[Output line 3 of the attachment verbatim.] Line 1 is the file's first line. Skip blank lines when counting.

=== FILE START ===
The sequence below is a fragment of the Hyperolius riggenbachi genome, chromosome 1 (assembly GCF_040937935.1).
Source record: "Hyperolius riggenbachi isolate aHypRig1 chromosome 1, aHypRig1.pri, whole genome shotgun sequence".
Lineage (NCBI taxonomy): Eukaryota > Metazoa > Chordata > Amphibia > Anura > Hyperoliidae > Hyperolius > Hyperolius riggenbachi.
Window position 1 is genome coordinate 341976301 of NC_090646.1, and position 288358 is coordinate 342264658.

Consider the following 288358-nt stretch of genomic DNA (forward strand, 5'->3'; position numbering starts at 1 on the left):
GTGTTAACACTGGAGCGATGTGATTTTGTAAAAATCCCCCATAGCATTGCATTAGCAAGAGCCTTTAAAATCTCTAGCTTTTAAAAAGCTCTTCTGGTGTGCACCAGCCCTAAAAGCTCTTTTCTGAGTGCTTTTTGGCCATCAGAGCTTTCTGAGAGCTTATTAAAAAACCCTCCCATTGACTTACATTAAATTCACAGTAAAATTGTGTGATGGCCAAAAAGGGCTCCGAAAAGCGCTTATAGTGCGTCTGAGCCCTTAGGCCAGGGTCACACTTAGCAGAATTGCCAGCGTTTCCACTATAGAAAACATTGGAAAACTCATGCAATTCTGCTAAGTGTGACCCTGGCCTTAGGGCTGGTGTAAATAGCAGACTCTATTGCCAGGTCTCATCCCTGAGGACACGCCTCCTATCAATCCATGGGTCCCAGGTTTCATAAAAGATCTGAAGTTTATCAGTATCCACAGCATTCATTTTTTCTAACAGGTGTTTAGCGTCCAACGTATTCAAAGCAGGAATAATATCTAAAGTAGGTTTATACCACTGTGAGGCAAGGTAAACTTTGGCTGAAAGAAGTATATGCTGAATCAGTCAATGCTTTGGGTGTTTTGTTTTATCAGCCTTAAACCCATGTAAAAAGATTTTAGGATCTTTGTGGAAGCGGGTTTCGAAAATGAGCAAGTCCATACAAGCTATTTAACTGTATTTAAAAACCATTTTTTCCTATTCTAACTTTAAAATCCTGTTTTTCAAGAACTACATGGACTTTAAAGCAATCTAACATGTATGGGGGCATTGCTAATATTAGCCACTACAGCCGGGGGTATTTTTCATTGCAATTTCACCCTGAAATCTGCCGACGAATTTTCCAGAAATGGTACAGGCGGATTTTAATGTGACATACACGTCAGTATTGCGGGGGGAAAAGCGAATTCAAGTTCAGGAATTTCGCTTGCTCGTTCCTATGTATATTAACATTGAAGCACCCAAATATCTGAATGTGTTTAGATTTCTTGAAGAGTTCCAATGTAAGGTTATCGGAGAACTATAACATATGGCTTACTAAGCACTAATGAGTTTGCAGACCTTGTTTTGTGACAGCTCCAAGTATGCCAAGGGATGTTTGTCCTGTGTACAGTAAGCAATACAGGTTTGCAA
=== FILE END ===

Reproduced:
Lineage (NCBI taxonomy): Eukaryota > Metazoa > Chordata > Amphibia > Anura > Hyperoliidae > Hyperolius > Hyperolius riggenbachi.